Pit Bulls Banned from Montreal

While many dogs are seen as friendly pets or a man’s best friend, in Montreal, Canada that is not always the case. According to The Washington Post, the Montreal government has decided to ban pit bulls. This is due to a woman named Christiane Vadnais being killed by a pit bull in Quebec this past June.

While places like Quebec and other areas of Canada have considered banning pit bulls, Montreal is the first one to take action with the proposal. The new law will cause pit bulls who are not currently adopted to be faced with the possibility of euthanasia. It will also be illegal for anyone to adopt or get a new pit bull in the city. Lastly, the law will require all current pit bull owners to get a permit before 2017 that costs about $115 in U.S. money. On top of that, any current owners of pit bulls must have their pit bull’s sterilized, vaccinated, and microchipped. If any pit bull owner wants to take their dog out in public, even for a walk, they must keep their dog on a leash that is four feet or less and place a muzzle on their pit bulls.

Photo of a smiling pitt bull source: http://img.huffingtonpost.com/asset/300_219/56f9ce3c1e0000b3007057dc.jpg
Photo of a smiling pitt bull source: http://img.huffingtonpost.com/asset/300_219/56f9ce3c1e0000b3007057dc.jpg

We are always saying stereotyping or making generalizations about certain groups of people is wrong. Why can we not say the same for animals? While there are definitely animals whom should not be pets or whom need to be put down due to circumstances involving violence, banning an entire breed of dogs is not the answer. Contrary to popular belief, pit bulls are not very deadly or menacing dogs. In fact, according to Huffington Post, there is no proof or evidence that pit bulls are more dangerous than other dog breeds. Though pit bulls get a bad reputation, they can be very sweet and loving dogs.

There have been various cases of pit bulls saving people’s lives. As told by writers at the Dogs of Honor website, a pit bull named Kilo once saved his owners’ lives by taking a bullet in the head for his owners who were in danger of being shot by a gunman whom was in disguise as a Fed Ex employee.

Another example of pit bulls being heroes was featured in the New York Daily News and involved a woman being saved by a pit bull that was not even her own dog, but a stray. The dog noticed a man and woman fighting and once the man took out a knife, the dog leaped into action and took the knife for the woman. That dog almost died due to his injuries but was able to pull through surgery and was taken to a rescue center where he is now awaiting a new home.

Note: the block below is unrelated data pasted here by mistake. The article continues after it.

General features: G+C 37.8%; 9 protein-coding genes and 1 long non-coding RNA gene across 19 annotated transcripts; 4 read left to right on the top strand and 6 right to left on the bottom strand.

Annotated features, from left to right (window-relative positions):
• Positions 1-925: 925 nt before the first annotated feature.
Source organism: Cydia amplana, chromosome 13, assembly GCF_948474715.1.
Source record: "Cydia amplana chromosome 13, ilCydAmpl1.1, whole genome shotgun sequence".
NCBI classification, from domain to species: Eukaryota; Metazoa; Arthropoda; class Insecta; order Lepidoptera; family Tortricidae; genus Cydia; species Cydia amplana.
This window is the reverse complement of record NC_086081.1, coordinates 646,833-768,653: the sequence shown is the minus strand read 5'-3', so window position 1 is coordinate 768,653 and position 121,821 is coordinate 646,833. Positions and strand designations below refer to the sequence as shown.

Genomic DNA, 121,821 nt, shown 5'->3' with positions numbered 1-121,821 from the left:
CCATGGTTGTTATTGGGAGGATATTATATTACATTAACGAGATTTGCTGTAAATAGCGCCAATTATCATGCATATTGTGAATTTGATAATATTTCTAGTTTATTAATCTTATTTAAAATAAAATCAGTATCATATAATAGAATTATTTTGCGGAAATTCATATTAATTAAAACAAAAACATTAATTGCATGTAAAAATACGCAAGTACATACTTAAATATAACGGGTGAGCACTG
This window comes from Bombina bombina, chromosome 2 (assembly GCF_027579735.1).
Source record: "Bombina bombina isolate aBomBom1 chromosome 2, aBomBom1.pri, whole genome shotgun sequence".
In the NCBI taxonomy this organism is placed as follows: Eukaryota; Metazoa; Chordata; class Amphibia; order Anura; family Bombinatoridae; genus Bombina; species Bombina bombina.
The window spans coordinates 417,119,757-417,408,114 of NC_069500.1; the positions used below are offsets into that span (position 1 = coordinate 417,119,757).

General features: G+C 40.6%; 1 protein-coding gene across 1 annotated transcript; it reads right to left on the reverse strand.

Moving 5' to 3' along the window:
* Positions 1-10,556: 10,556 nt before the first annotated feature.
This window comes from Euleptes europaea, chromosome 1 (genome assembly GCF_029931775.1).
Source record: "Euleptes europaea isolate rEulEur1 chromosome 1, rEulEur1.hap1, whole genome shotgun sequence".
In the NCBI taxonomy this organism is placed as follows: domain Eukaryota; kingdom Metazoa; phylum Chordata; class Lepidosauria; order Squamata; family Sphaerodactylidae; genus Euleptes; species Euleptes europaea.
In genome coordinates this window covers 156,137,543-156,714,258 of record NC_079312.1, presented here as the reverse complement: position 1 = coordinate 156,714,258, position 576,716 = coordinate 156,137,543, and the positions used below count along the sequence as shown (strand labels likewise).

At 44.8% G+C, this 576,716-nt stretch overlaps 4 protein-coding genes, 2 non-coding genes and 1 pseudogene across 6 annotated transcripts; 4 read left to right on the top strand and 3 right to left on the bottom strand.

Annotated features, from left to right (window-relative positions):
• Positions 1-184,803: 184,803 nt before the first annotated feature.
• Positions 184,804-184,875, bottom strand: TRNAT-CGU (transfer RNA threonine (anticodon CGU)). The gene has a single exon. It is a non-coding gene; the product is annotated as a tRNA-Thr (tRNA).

These are only a specific two of the various stories that can be found of pit bull heroics. Pit bulls can be amazing companions whom help owners and strangers alike, whether it be saving their lives or just making their day a little better as most pets do.

Pit bull that saved woman's life now is happy and healthy, pictured with two officers http://www.nydailynews.com/news/national/stray-pit-bull-saves-georgia-woman-stabbed-times-article-1.2736430
Pit bull that saved woman’s life now is happy and healthy, pictured with two officers http://www.nydailynews.com/news/national/stray-pit-bull-saves-georgia-woman-stabbed-times-article-1.2736430

Pit bulls can be just as great of pets to have as any other. I feel Montreal’s ban of pit bulls is unfair and unjust. While there have been incidents involving pit bulls in the past, saying they are all deadly is like saying that because a kid wearing a red shirt was a bully, then every kid with a red shirt is most likely a bully who should be kicked out of school, or something as equally as ridiculous.

Pit bulls can be wonderful as much as they can be dangerous, just like any other dog out there, and I do not feel that banning citizens from adopting or buying a certain type of dog is the right course of action to take when an event like the one in Quebec occurs. It especially does not mean that the pit bulls that are currently owned and have most likely not been any kind of a menace or issue to society, should have to wear muzzles to be able to be walked or need permits to be allowed to be kept or anything like that.

Finally, this incident does not mean that the stray, homeless, or owner-less dogs should be in danger of being euthanized for one pit bull’s actions.

How can we ever grow and become better human beings if we cannot even treat a man’s best friend with respect or without judgement? I frown upon Montreal’s decision regarding these pit bulls and do hope, like I am sure many others do, that they will overturn the verdict and not cause hundreds of dogs to die or have to live their lives in muzzles or under such other strict and unfair guidelines.

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